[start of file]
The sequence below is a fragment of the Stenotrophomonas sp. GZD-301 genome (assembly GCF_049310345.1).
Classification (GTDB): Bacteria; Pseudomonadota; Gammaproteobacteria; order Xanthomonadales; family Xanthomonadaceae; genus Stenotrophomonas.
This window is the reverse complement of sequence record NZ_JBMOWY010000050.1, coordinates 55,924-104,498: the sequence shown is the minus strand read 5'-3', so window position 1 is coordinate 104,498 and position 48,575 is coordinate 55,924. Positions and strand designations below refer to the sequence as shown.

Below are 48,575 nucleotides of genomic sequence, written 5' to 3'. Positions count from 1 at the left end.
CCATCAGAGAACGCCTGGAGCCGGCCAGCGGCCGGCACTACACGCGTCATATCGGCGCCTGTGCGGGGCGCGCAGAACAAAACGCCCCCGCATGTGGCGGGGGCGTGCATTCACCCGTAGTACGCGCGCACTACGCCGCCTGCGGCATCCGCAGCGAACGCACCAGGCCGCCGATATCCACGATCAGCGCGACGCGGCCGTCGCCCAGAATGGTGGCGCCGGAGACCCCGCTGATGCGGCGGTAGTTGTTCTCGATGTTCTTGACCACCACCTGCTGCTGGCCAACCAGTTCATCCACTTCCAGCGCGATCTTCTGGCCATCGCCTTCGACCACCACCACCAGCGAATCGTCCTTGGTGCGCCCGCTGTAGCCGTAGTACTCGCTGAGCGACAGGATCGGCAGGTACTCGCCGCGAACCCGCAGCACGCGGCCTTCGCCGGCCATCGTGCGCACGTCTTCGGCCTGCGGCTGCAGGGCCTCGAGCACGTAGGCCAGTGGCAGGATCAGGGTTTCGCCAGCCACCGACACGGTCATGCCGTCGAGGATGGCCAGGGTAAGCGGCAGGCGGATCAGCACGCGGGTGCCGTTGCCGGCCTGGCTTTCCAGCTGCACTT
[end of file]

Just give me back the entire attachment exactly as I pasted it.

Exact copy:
The sequence below is a fragment of the Stenotrophomonas sp. GZD-301 genome (assembly GCF_049310345.1).
Classification (GTDB): Bacteria; Pseudomonadota; Gammaproteobacteria; order Xanthomonadales; family Xanthomonadaceae; genus Stenotrophomonas.
This window is the reverse complement of sequence record NZ_JBMOWY010000050.1, coordinates 55,924-104,498: the sequence shown is the minus strand read 5'-3', so window position 1 is coordinate 104,498 and position 48,575 is coordinate 55,924. Positions and strand designations below refer to the sequence as shown.

Below are 48,575 nucleotides of genomic sequence, written 5' to 3'. Positions count from 1 at the left end.
CCATCAGAGAACGCCTGGAGCCGGCCAGCGGCCGGCACTACACGCGTCATATCGGCGCCTGTGCGGGGCGCGCAGAACAAAACGCCCCCGCATGTGGCGGGGGCGTGCATTCACCCGTAGTACGCGCGCACTACGCCGCCTGCGGCATCCGCAGCGAACGCACCAGGCCGCCGATATCCACGATCAGCGCGACGCGGCCGTCGCCCAGAATGGTGGCGCCGGAGACCCCGCTGATGCGGCGGTAGTTGTTCTCGATGTTCTTGACCACCACCTGCTGCTGGCCAACCAGTTCATCCACTTCCAGCGCGATCTTCTGGCCATCGCCTTCGACCACCACCACCAGCGAATCGTCCTTGGTGCGCCCGCTGTAGCCGTAGTACTCGCTGAGCGACAGGATCGGCAGGTACTCGCCGCGAACCCGCAGCACGCGGCCTTCGCCGGCCATCGTGCGCACGTCTTCGGCCTGCGGCTGCAGGGCCTCGAGCACGTAGGCCAGTGGCAGGATCAGGGTTTCGCCAGCCACCGACACGGTCATGCCGTCGAGGATGGCCAGGGTAAGCGGCAGGCGGATCAGCACGCGGGTGCCGTTGCCGGCCTGGCTTTCCAGCTGCACTT